HILL AIR FORCE BASE — After 12 long years, the Air Force’s explosive ordnance disposal work is officially over in Afghanistan, but it’s a bittersweet milestone for the community of Hill Air Force Base.
Pentagon officials announced earlier this month that the Air Force’s EOD mission in Afghanistan is now finished. The last of six EOD flights left Kandahar, Afghanistan on Sept. 11 and later arrived at the Deployment Transition Center on Ramstein Air Base, Germany.
Since EOD teams responded to the first explosive incident report in Afghanistan on Sept. 27, 2002, airmen have completed 19,847 missions, responded to 6,546 improvised explosive devices, conducted 2,665 post blast analyses, and executed 5,093 unexploded ordnance incident responses. Airmen from Air Force EOD crews have received more than 100 Purple Hearts for their actions and service in Afghanistan and Iraq.
But the success of the Air Force EOD mission has come at a big cost, with 20 airmen — 12 in Afghanistan and 8 in Iraq —making the ultimate sacrifice, being killed in action.
Four of those killed while removing explosives came from Hill. Tech. Sgt. Timothy Weiner, Senior Airman Daniel Miller and Senior Airman Elizabeth Loncki were all killed together in Iraq on Jan. 7, 2007. The trio was trying to defuse a car bomb and it exploded.
Tech. Sgt. Kristoffer Solesbee was killed May 26, 2011, in Afghanistan when enemy forces attacked his EOD unit.
Maj. Kyle Kruger, commander of Hill’s EOD Flight, said the four EOD warriors are memorialized on base on a monument known as the “Hall of Heroes.”
“We walk past their memorials every day we come to work and we’re reminded of the danger of the EOD career field,” Kruger said. “We honor them by continuing the mission, wherever it may take us next.”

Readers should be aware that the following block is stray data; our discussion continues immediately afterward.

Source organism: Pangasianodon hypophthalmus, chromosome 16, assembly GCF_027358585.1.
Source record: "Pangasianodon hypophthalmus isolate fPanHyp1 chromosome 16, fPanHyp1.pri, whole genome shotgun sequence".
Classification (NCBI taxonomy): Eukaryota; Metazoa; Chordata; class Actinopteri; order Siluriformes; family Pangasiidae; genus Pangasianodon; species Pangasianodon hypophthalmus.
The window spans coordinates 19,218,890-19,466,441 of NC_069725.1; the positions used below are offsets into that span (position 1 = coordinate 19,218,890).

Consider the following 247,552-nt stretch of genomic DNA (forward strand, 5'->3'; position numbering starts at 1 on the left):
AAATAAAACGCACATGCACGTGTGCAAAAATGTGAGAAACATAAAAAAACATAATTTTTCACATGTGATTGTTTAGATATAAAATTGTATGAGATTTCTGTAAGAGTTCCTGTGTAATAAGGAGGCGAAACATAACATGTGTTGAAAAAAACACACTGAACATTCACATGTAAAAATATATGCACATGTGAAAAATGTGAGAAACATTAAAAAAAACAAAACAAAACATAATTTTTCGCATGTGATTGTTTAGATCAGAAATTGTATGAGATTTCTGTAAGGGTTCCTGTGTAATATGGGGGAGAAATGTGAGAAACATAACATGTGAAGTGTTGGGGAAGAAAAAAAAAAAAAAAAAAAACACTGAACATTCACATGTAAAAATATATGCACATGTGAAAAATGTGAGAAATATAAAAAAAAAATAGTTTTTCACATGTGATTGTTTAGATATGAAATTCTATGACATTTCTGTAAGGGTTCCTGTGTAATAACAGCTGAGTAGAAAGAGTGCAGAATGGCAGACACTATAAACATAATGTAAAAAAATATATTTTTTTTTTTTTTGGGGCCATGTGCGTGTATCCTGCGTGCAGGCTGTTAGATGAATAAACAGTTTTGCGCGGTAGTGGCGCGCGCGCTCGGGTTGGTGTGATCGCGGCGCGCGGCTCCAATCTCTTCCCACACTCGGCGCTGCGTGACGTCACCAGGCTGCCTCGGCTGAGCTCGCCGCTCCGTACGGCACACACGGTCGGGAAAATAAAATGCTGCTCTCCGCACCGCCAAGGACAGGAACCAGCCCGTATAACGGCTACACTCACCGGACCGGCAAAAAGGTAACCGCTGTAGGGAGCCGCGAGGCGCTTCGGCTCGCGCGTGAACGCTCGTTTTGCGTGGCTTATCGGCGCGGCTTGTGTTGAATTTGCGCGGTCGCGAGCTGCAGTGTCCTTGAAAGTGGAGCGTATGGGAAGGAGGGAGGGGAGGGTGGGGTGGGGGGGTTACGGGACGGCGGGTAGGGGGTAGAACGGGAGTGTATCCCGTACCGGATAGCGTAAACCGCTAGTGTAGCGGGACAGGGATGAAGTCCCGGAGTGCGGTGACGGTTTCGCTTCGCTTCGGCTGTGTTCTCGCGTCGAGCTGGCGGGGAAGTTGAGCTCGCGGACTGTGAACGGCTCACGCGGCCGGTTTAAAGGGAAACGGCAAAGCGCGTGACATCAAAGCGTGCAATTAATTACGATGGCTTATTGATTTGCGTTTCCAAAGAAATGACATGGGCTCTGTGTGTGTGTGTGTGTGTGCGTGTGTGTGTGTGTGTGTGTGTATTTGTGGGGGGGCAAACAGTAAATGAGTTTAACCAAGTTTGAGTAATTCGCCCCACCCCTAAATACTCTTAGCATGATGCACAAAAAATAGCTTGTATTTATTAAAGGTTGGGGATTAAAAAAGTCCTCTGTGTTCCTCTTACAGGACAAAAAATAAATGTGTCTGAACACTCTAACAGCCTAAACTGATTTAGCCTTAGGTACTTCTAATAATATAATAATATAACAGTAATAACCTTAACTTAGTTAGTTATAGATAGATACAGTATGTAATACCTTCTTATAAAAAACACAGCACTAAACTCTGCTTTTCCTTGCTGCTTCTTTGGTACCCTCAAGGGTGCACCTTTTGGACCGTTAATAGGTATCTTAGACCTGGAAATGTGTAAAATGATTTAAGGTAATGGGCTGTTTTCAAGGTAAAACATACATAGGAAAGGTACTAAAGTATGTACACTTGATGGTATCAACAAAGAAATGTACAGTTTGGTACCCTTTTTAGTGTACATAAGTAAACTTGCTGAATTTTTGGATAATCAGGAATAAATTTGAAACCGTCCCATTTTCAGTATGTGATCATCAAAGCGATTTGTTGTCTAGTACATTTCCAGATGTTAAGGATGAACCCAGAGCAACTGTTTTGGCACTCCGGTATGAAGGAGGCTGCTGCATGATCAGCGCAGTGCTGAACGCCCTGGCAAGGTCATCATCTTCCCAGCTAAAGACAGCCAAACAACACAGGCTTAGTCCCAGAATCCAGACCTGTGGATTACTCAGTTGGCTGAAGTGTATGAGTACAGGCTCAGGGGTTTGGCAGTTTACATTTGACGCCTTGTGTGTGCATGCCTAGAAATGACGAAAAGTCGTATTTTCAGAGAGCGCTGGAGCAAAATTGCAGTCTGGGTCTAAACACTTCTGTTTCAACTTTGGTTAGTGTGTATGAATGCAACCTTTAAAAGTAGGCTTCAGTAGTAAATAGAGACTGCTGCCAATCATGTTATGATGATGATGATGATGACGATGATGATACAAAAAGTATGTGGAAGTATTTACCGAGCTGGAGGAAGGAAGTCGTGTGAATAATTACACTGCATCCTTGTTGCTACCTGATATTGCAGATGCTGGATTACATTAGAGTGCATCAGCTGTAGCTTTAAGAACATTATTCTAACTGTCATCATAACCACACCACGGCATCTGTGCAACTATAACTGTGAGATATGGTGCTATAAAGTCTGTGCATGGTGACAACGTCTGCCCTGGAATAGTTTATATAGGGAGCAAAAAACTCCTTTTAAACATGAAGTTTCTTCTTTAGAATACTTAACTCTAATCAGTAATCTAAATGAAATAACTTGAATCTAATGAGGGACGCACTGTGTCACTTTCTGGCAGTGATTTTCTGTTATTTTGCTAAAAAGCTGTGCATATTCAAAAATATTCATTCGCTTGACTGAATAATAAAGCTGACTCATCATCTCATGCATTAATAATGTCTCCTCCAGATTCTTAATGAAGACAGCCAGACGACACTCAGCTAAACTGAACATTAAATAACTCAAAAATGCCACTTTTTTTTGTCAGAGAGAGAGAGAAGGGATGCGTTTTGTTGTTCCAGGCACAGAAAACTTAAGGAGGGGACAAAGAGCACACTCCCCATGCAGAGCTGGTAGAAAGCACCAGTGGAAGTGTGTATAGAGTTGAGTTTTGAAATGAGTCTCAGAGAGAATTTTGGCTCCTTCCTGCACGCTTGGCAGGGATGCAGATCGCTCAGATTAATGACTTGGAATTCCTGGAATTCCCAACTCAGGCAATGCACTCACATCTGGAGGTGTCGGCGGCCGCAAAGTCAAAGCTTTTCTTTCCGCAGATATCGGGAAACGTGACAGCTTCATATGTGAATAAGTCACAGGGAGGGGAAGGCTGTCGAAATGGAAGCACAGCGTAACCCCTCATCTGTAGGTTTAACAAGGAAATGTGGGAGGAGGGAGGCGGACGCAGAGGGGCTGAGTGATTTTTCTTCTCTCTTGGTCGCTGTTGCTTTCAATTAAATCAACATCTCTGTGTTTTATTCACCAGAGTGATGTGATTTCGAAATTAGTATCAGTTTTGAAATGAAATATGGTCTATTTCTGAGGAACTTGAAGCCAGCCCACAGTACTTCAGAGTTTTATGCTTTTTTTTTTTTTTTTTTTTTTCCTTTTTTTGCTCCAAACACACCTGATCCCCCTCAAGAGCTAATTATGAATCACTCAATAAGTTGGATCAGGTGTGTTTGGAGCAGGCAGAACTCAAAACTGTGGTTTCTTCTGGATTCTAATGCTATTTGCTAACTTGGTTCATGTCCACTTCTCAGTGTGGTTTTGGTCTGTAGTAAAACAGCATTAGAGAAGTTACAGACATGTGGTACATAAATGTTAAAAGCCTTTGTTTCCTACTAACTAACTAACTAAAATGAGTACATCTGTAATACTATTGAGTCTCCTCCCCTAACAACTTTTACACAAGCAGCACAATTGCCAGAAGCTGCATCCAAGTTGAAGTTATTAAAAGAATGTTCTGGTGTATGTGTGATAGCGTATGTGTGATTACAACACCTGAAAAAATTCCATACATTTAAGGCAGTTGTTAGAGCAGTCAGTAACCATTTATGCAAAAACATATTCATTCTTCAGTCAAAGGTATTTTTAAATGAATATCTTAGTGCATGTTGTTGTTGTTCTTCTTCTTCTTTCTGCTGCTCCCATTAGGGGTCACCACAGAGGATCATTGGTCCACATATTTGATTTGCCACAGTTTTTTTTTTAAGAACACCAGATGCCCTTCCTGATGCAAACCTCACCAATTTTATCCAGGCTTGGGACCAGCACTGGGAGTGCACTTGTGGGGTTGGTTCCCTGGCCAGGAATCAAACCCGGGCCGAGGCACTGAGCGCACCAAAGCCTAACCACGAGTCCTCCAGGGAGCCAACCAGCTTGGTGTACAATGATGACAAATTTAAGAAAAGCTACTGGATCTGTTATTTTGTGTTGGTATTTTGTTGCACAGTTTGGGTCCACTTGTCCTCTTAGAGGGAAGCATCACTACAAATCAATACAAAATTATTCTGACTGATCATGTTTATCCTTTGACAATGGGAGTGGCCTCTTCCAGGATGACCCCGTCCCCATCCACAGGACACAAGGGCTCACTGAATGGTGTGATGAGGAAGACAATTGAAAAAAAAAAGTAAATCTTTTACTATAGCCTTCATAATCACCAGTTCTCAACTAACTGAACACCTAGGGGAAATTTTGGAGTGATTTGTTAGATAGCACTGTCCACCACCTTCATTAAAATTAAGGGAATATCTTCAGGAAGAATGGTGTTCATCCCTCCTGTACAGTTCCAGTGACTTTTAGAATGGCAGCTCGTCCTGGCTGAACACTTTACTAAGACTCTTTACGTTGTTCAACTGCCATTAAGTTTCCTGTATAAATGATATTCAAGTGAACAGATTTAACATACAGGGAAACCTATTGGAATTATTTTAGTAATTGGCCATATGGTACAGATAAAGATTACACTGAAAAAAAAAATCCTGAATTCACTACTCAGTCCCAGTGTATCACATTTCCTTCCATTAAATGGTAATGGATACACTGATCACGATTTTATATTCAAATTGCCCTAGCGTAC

Master Sgt. Kevin Hammer, Hill AFB’s EOD Flight superintendent, was roommates with Solesbee at EOD school and was in Afghanistan the same time his longtime friend died.
“I was in Afghanistan when he was killed and had the honor of escorting him (back home),” Hammer said. “It was a very humbling experience. Every EOD technician knows and accepts the risks involved with our mission. We don’t do it for glory, medals or accolades — we do it because we know that every mission completed means that someone’s husband, wife, father, mother, son or daughter will be able to return home to his or her family safely, even if it means we might never see our family again.”
Solsbee’s mother, Sandra Parker, said there isn’t a day that goes by where she doesn’t think deeply about her son.
“Our lives have changed drastically since the day Kristoffer was killed,” Parker said. “Birthdays, Mother’s and Father’s days, and holidays will never be the same. At times, emotions run high and there have been many tears. We really miss Kristoffer, but at the same time, we are very proud of him and his service to our country.”